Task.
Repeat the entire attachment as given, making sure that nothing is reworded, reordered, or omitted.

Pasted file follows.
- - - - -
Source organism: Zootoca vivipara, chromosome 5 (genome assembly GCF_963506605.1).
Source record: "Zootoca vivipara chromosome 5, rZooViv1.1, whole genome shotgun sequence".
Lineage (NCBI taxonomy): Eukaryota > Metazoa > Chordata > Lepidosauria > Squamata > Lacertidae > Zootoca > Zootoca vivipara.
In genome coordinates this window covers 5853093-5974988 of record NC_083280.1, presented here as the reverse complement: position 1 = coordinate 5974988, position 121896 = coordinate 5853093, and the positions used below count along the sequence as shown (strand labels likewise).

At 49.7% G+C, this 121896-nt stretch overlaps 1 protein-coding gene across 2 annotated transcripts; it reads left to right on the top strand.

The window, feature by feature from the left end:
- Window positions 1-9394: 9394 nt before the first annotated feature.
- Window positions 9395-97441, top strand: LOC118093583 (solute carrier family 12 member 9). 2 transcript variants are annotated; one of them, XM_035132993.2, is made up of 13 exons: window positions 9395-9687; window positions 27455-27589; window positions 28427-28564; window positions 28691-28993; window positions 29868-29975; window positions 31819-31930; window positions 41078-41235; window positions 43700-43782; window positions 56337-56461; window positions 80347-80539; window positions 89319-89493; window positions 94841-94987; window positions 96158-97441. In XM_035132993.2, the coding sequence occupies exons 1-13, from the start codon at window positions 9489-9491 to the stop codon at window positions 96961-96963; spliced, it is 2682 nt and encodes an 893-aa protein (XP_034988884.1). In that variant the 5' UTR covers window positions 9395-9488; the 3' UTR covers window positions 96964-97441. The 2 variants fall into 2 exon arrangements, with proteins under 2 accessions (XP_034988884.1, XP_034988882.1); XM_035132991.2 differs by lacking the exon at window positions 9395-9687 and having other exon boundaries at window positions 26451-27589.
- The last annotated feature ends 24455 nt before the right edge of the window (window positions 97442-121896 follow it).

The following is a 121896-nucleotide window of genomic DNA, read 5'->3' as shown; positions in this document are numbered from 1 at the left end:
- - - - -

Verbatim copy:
Source organism: Zootoca vivipara, chromosome 5 (genome assembly GCF_963506605.1).
Source record: "Zootoca vivipara chromosome 5, rZooViv1.1, whole genome shotgun sequence".
Lineage (NCBI taxonomy): Eukaryota > Metazoa > Chordata > Lepidosauria > Squamata > Lacertidae > Zootoca > Zootoca vivipara.
In genome coordinates this window covers 5853093-5974988 of record NC_083280.1, presented here as the reverse complement: position 1 = coordinate 5974988, position 121896 = coordinate 5853093, and the positions used below count along the sequence as shown (strand labels likewise).

At 49.7% G+C, this 121896-nt stretch overlaps 1 protein-coding gene across 2 annotated transcripts; it reads left to right on the top strand.

The window, feature by feature from the left end:
- Window positions 1-9394: 9394 nt before the first annotated feature.
- Window positions 9395-97441, top strand: LOC118093583 (solute carrier family 12 member 9). 2 transcript variants are annotated; one of them, XM_035132993.2, is made up of 13 exons: window positions 9395-9687; window positions 27455-27589; window positions 28427-28564; window positions 28691-28993; window positions 29868-29975; window positions 31819-31930; window positions 41078-41235; window positions 43700-43782; window positions 56337-56461; window positions 80347-80539; window positions 89319-89493; window positions 94841-94987; window positions 96158-97441. In XM_035132993.2, the coding sequence occupies exons 1-13, from the start codon at window positions 9489-9491 to the stop codon at window positions 96961-96963; spliced, it is 2682 nt and encodes an 893-aa protein (XP_034988884.1). In that variant the 5' UTR covers window positions 9395-9488; the 3' UTR covers window positions 96964-97441. The 2 variants fall into 2 exon arrangements, with proteins under 2 accessions (XP_034988884.1, XP_034988882.1); XM_035132991.2 differs by lacking the exon at window positions 9395-9687 and having other exon boundaries at window positions 26451-27589.
- The last annotated feature ends 24455 nt before the right edge of the window (window positions 97442-121896 follow it).

The following is a 121896-nucleotide window of genomic DNA, read 5'->3' as shown; positions in this document are numbered from 1 at the left end: